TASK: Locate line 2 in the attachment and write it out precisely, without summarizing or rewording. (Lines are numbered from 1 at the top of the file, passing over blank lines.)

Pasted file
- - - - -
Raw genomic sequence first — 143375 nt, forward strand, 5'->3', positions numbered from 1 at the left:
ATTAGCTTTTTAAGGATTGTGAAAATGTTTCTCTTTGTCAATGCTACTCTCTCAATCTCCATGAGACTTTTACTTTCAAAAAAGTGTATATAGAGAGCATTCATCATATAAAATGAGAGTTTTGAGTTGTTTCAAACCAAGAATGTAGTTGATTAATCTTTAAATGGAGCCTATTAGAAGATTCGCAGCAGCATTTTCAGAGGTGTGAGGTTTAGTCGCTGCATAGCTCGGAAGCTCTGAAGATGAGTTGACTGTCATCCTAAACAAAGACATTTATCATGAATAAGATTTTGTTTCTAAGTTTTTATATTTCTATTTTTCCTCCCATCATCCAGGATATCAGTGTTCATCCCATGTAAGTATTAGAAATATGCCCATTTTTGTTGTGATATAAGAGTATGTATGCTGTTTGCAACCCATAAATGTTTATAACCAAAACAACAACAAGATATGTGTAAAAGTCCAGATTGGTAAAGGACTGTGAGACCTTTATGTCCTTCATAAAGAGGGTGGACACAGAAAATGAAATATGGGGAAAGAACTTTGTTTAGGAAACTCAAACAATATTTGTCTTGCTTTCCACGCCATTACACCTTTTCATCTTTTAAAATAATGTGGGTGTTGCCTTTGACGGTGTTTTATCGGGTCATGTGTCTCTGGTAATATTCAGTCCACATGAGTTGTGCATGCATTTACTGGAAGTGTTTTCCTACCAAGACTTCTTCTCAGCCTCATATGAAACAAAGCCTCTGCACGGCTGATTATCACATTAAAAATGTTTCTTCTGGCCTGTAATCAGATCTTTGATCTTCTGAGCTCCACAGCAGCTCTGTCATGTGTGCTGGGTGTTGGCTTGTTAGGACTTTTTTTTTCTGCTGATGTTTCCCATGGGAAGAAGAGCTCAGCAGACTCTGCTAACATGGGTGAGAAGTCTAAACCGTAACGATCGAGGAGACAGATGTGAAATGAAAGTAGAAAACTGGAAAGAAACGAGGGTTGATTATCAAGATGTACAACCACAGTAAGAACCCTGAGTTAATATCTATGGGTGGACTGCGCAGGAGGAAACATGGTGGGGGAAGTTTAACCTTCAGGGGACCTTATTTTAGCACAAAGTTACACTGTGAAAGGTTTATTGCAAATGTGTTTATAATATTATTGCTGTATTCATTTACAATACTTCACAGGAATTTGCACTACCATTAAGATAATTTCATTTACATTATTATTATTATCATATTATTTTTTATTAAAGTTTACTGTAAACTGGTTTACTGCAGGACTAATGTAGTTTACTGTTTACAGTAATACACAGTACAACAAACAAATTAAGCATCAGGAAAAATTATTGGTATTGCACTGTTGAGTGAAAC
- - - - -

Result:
ATTAGCTTTTTAAGGATTGTGAAAATGTTTCTCTTTGTCAATGCTACTCTCTCAATCTCCATGAGACTTTTACTTTCAAAAAAGTGTATATAGAGAGCATTCATCATATAAAATGAGAGTTTTGAGTTGTTTCAAACCAAGAATGTAGTTGATTAATCTTTAAATGGAGCCTATTAGAAGATTCGCAGCAGCATTTTCAGAGGTGTGAGGTTTAGTCGCTGCATAGCTCGGAAGCTCTGAAGATGAGTTGACTGTCATCCTAAACAAAGACATTTATCATGAATAAGATTTTGTTTCTAAGTTTTTATATTTCTATTTTTCCTCCCATCATCCAGGATATCAGTGTTCATCCCATGTAAGTATTAGAAATATGCCCATTTTTGTTGTGATATAAGAGTATGTATGCTGTTTGCAACCCATAAATGTTTATAACCAAAACAACAACAAGATATGTGTAAAAGTCCAGATTGGTAAAGGACTGTGAGACCTTTATGTCCTTCATAAAGAGGGTGGACACAGAAAATGAAATATGGGGAAAGAACTTTGTTTAGGAAACTCAAACAATATTTGTCTTGCTTTCCACGCCATTACACCTTTTCATCTTTTAAAATAATGTGGGTGTTGCCTTTGACGGTGTTTTATCGGGTCATGTGTCTCTGGTAATATTCAGTCCACATGAGTTGTGCATGCATTTACTGGAAGTGTTTTCCTACCAAGACTTCTTCTCAGCCTCATATGAAACAAAGCCTCTGCACGGCTGATTATCACATTAAAAATGTTTCTTCTGGCCTGTAATCAGATCTTTGATCTTCTGAGCTCCACAGCAGCTCTGTCATGTGTGCTGGGTGTTGGCTTGTTAGGACTTTTTTTTTCTGCTGATGTTTCCCATGGGAAGAAGAGCTCAGCAGACTCTGCTAACATGGGTGAGAAGTCTAAACCGTAACGATCGAGGAGACAGATGTGAAATGAAAGTAGAAAACTGGAAAGAAACGAGGGTTGATTATCAAGATGTACAACCACAGTAAGAACCCTGAGTTAATATCTATGGGTGGACTGCGCAGGAGGAAACATGGTGGGGGAAGTTTAACCTTCAGGGGACCTTATTTTAGCACAAAGTTACACTGTGAAAGGTTTATTGCAAATGTGTTTATAATATTATTGCTGTATTCATTTACAATACTTCACAGGAATTTGCACTACCATTAAGATAATTTCATTTACATTATTATTATTATCATATTATTTTTTATTAAAGTTTACTGTAAACTGGTTTACTGCAGGACTAATGTAGTTTACTGTTTACAGTAATACACAGTACAACAAACAAATTAAGCATCAGGAAAAATTATTGGTATTGCACTGTTGAGTGAAAC